Abortion Harking Back to the Supreme Court

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Midwestern legislators seem to have reached a rough consensus on the touchy topic of so-called partial-birth abortions; some of the nation's courts, however, are more confused. The situation seems likely to mean that, 26 years after the landmark Roe v. Wade decision legalizing abortion, the debate will end up back at the Supreme Court. On Tuesday, a Chicago federal appeals court narrowly upheld Wisconsin and Illinois’ bans on partial-birth abortions, also known as intact dilation and evacuation (D&E). The court’s 5-4 decision highlights the unpredictable nature of rulings on this subject; last month another federal appeals court ruled that bans on the same procedure in Nebraska, Iowa and Arkansas were unconstitutional. According to TIME senior reporter Alain Sanders, "The conflicting decisions among the federal courts underscore the likelihood that this case will go before the Supreme Court. This is an issue that cries out for resolution one way or another." The debate will focus on the procedural specifics of D&E abortion and whether or not the prescribed method of delivering and terminating a fetus constitutes infanticide.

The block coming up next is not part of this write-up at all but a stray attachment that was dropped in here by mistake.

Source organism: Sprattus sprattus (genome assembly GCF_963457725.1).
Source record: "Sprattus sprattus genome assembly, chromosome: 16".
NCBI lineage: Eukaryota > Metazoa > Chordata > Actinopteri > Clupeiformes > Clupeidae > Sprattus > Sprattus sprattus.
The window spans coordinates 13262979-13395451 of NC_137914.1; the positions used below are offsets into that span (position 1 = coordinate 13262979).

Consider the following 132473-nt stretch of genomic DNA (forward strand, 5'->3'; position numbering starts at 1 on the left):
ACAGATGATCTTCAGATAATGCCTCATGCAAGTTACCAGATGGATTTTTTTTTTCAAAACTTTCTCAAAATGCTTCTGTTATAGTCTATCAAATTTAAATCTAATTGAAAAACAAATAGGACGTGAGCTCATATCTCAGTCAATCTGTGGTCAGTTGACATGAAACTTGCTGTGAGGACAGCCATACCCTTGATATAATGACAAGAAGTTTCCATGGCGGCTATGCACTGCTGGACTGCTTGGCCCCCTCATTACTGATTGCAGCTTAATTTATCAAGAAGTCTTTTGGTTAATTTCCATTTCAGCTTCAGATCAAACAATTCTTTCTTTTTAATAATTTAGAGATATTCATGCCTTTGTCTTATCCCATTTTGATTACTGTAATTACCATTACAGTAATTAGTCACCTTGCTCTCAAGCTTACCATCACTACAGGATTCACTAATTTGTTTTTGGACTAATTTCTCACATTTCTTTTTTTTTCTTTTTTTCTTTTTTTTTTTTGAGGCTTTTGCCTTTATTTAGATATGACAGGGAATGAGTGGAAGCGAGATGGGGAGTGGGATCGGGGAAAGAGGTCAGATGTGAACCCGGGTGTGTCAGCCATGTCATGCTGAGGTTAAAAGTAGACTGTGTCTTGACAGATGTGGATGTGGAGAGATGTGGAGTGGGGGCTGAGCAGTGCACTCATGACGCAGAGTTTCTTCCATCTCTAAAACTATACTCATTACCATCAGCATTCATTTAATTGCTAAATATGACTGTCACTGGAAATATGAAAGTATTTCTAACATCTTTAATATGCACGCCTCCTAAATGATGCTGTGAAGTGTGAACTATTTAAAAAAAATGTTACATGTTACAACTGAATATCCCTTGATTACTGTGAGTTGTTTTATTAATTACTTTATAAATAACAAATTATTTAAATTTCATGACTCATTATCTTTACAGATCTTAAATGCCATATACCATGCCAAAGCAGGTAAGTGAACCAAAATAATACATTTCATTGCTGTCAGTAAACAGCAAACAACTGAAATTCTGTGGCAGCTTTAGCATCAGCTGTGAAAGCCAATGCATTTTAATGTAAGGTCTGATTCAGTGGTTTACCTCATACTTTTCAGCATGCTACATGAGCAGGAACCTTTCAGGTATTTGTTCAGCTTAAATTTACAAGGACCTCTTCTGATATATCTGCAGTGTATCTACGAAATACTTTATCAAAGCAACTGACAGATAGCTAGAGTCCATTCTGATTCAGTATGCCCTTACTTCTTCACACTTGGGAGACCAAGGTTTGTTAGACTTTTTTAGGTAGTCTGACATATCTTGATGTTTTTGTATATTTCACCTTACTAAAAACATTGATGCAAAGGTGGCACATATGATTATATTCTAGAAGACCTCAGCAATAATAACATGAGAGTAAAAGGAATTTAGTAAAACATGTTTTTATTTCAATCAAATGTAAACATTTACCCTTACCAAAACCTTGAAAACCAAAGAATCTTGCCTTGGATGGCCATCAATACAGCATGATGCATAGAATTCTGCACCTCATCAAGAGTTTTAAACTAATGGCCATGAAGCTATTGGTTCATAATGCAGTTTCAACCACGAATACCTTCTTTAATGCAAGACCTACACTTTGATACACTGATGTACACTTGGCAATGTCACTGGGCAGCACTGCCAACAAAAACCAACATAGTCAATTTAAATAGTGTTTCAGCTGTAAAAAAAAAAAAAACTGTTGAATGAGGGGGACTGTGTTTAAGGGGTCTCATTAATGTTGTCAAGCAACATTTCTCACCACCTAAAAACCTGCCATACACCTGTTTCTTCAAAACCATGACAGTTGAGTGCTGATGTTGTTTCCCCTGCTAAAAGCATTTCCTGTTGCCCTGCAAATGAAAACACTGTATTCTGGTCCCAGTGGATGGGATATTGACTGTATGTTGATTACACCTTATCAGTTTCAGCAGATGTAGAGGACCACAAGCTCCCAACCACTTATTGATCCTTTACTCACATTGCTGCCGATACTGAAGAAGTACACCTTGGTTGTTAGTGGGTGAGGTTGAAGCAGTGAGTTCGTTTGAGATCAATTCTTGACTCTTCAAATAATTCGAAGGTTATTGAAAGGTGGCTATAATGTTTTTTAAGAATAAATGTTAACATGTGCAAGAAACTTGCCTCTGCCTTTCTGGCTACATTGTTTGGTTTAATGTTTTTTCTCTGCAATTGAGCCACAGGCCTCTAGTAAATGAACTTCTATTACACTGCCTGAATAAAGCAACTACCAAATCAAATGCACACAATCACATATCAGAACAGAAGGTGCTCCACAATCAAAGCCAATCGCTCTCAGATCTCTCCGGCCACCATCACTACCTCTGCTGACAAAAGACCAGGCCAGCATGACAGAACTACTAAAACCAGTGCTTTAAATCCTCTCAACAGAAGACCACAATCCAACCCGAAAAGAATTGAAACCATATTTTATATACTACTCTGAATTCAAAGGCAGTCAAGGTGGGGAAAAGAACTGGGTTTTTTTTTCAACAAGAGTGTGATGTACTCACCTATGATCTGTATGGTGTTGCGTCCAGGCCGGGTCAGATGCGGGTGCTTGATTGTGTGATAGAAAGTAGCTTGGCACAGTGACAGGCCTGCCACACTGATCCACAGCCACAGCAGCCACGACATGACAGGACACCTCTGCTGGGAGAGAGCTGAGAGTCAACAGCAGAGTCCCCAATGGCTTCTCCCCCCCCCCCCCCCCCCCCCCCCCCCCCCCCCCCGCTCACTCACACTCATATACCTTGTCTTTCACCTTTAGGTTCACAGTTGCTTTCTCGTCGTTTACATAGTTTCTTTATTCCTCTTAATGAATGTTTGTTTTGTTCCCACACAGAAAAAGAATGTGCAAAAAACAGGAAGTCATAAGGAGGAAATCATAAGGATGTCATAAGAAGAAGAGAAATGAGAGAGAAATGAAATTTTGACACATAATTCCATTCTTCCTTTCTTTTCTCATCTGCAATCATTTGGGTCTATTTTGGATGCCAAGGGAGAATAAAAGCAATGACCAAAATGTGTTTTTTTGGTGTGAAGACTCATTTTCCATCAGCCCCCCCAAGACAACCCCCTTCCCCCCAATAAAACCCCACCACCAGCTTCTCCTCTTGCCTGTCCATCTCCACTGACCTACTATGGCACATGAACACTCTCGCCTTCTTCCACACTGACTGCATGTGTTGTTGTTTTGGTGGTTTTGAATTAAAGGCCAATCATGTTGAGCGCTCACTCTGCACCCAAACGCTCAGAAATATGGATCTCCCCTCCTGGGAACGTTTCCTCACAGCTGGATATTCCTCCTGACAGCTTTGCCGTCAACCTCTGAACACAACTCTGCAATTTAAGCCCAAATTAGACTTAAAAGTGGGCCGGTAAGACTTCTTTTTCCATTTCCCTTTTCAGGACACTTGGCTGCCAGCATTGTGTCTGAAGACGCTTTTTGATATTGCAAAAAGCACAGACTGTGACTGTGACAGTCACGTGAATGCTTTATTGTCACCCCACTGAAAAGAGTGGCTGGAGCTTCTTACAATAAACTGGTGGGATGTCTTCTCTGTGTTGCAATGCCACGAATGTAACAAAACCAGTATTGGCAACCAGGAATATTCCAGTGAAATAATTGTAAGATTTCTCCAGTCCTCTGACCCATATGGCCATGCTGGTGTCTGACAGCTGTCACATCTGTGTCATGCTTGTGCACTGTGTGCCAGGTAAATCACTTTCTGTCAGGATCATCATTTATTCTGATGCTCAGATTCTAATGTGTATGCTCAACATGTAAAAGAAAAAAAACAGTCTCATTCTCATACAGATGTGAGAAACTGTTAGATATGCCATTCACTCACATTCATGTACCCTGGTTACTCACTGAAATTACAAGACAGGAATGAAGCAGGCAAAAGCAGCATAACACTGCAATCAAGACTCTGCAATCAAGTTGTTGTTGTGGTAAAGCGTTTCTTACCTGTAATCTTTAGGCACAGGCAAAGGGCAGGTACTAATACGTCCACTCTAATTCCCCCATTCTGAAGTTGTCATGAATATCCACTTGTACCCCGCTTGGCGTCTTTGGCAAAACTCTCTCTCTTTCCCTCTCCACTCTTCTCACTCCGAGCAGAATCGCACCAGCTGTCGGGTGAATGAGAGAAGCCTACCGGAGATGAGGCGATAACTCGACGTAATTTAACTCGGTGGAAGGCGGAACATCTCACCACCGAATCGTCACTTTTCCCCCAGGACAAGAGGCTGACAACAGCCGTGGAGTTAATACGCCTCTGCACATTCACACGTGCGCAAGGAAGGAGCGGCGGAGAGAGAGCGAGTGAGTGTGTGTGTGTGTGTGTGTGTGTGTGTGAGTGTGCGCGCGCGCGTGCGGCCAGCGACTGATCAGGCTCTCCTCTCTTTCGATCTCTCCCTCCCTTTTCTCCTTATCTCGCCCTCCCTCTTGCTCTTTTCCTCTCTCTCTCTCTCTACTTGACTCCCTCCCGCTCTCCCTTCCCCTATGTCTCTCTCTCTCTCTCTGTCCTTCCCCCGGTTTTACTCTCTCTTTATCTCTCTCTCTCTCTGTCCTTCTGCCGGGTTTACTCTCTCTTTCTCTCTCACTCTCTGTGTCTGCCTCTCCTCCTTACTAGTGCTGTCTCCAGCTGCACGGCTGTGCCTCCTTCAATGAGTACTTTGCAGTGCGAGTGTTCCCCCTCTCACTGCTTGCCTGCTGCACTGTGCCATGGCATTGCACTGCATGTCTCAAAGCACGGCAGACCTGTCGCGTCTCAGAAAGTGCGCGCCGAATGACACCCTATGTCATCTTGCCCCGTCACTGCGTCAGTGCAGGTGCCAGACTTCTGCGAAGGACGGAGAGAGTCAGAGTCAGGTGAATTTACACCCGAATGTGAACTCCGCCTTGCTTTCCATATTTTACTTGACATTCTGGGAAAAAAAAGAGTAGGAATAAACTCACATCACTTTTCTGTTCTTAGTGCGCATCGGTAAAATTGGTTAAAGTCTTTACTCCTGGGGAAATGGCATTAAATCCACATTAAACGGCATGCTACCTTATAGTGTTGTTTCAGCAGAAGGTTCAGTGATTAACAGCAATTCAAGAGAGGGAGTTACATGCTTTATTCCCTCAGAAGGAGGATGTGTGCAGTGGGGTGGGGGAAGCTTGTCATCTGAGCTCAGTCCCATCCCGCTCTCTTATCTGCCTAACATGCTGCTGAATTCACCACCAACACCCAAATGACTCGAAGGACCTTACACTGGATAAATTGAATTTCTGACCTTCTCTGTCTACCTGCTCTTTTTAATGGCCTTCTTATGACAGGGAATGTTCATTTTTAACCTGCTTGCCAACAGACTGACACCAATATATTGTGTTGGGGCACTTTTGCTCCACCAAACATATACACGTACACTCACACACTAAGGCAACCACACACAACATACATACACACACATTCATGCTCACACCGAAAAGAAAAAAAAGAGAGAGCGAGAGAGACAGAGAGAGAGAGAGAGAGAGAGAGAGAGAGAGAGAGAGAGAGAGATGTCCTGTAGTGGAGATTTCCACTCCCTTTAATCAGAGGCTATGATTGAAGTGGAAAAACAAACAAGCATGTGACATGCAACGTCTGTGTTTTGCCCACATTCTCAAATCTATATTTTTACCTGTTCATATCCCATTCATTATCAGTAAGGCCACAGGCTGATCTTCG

As might be expected, antiabortion forces are applauding the Wisconsin-Illinois decision; according to the Associated Press, Susan Armacost of Wisconsin Right to Life calls the ruling "a huge victory for the babies of Wisconsin." And of course, the scene is very different on the pro-choice side of the fence, where they call the ruling an indicator of the "constitutional crisis" surrounding abortion rights. Pro-choice advocates charge that the language in the Wisconsin and Illinois laws is too vague, and could result in infringements on other, less controversial forms of abortion.

Pending future appeals to the decision, doctors in Wisconsin and Illinois have 20 days to eliminate the D&E procedure from their schedules. Punishment for continuing the practice could be harsh: Wisconsin doctors who continue to provide the abortions face life in prison — except in cases where the procedure is necessary to save a woman’s life — and Illinois physicians risk three years in jail, with the same exception.